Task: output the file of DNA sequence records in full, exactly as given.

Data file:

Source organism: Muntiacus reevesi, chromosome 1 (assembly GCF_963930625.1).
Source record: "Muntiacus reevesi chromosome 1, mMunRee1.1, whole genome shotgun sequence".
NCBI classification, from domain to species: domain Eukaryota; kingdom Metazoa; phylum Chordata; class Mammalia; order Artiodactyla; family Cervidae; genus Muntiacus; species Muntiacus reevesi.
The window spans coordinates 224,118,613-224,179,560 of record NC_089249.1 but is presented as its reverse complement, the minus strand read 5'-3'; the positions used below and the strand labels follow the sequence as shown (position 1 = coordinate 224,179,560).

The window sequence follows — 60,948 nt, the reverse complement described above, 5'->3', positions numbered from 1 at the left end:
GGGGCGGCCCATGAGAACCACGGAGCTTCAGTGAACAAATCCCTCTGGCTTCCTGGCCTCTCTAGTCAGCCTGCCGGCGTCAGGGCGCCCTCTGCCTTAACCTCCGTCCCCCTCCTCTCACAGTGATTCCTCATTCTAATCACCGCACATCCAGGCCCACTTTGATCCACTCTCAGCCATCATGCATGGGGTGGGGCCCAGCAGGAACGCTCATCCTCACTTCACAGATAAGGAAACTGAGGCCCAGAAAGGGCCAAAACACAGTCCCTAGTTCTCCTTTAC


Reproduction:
Source organism: Muntiacus reevesi, chromosome 1 (assembly GCF_963930625.1).
Source record: "Muntiacus reevesi chromosome 1, mMunRee1.1, whole genome shotgun sequence".
NCBI classification, from domain to species: domain Eukaryota; kingdom Metazoa; phylum Chordata; class Mammalia; order Artiodactyla; family Cervidae; genus Muntiacus; species Muntiacus reevesi.
The window spans coordinates 224,118,613-224,179,560 of record NC_089249.1 but is presented as its reverse complement, the minus strand read 5'-3'; the positions used below and the strand labels follow the sequence as shown (position 1 = coordinate 224,179,560).

The window sequence follows — 60,948 nt, the reverse complement described above, 5'->3', positions numbered from 1 at the left end:
GGGGCGGCCCATGAGAACCACGGAGCTTCAGTGAACAAATCCCTCTGGCTTCCTGGCCTCTCTAGTCAGCCTGCCGGCGTCAGGGCGCCCTCTGCCTTAACCTCCGTCCCCCTCCTCTCACAGTGATTCCTCATTCTAATCACCGCACATCCAGGCCCACTTTGATCCACTCTCAGCCATCATGCATGGGGTGGGGCCCAGCAGGAACGCTCATCCTCACTTCACAGATAAGGAAACTGAGGCCCAGAAAGGGCCAAAACACAGTCCCTAGTTCTCCTTTAC